03 Aug Studying abroad: Professors make the difference

The building is impressive. The people inside it are amazing.

The building is impressive. The people inside it are amazing.

During my second semester freshman year in college I befriended a geography professor. Or maybe it was he who befriended me. We got along great. He was gearing up for his annual abroad program in the Mexican Yucatan where, each summer, he took a group of students. He asked me to assist him in research, and went so far as to write letters of recommendation getting me into my university’s honors program to apply for travel scholarships. It was my first time going overseas.

I wasn’t a geography major. And my interest in science came to an explosive halt back in elementary school when I added too much baking soda to my Mount Vesuvius volcano. I blew off ceiling tiles. But Dr. Biles sold me on the abroad experience first, the work second. After two months overseas, however, it was both the experiences in a different country and my research work that made my time abroad memorable.

A reputable international studies survey is released each November. Last year’s report shows that the top two majors of US college students studying abroad are social sciences and business/management. Foreign language is seventh.

What does this mean? Many things, but to my point it shows business majors studying abroad are likely enrolling in business classes abroad, not a foreign language. Students study abroad what they’re studying back home.

In my case I was the anti-statistic, the outlier. In Mexico with Dr. Biles I studied and assisted in field research in geography. I was a political science and Spanish major. What “sold” me, however, on working in a field I knew little of was the professor.

Professors abroad can make or break your study abroad program. Panrimo Study Abroad Programs partner only with ministry of education-accredited universities in each country. Some of these professors work part-time jobs in their field. They’re bringing real-life experience to the classroom. That’s a good thing.

And all professors at universities Panrimo partner’s with have masters degrees, if not PhDs. Say what you want about stuffy titles, but well-learned and experienced professors displaying genuine interest in exciting foreign students in a subject while overseas is important. Dr. Biles knew I wasn’t a math or science kid—and I’m still not—but during our research in the Yucatan he capitalized on the socio and political elements of our geography research. That made an impression.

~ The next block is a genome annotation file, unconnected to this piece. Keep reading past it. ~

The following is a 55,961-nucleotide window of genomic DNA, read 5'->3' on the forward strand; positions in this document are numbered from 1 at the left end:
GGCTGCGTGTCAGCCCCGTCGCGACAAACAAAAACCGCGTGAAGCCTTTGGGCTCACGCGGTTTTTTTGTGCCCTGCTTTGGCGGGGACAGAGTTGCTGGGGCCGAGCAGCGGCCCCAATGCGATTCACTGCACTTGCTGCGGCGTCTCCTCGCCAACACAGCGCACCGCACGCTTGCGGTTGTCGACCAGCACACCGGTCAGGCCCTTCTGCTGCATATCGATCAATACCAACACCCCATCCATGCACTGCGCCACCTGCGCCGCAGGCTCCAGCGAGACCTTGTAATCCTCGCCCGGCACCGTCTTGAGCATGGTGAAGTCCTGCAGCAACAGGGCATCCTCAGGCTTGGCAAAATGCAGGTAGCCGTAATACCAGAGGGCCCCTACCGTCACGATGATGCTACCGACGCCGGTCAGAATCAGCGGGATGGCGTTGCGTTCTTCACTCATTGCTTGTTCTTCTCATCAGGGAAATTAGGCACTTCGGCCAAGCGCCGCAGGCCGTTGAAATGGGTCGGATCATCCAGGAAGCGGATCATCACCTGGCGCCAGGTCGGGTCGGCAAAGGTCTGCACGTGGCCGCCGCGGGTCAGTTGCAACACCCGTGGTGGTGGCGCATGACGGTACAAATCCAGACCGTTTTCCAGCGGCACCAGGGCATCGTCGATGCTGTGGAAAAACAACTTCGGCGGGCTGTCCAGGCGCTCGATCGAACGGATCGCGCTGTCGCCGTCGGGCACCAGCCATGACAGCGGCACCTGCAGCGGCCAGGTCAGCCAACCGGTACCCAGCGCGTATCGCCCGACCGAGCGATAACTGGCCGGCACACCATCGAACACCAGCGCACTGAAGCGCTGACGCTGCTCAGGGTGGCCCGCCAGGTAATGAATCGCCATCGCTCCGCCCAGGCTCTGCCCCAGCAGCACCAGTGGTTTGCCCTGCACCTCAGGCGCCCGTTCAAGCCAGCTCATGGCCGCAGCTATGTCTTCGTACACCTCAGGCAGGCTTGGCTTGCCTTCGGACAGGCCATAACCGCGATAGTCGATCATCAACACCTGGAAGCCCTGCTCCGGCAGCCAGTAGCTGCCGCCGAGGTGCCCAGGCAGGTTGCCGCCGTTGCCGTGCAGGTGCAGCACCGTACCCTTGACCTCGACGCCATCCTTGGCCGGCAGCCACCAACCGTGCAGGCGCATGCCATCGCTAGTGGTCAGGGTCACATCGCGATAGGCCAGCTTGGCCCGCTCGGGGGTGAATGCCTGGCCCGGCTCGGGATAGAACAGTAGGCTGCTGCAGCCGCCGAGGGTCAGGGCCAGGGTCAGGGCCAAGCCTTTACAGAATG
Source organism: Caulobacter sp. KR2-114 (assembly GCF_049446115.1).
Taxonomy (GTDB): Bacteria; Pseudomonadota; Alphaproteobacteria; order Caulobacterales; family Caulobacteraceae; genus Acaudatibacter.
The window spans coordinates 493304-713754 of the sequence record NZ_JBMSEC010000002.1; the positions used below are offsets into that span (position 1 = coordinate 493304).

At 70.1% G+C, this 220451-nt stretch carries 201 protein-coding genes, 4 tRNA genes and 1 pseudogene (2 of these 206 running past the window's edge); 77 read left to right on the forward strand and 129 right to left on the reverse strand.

I remember waking up daily at 5 a.m., Dr. Biles waiting outside my host family’s door in a beat-up 1974 Volkswagen Beetle. We drove through dozens of neighborhoods in the city of Merida, scoping out recycling and refuse habits of the people. But instead of tilting toward the geographic side of research, the professor wrapped our talks around political issues related to our work. That interested me. And he knew it would.

That’s what I remember most about my studies my first time abroad: A professor with passion for his field of work, and finding aspects of it to excite me.

Before signing up to study abroad, do your research. Look into the host university and make certain students’ reviews—both international and local students—are overall positive of professors. Though in my case the professor was coming from my home university, he did partner with local professors in Mexico who were equally engaging.

You’re packing your things and flying to another country. Make your dollars and time worth it! And make sure you want to be in class. It’s the professors who make the difference in your time abroad.

Tony Amante Schepers

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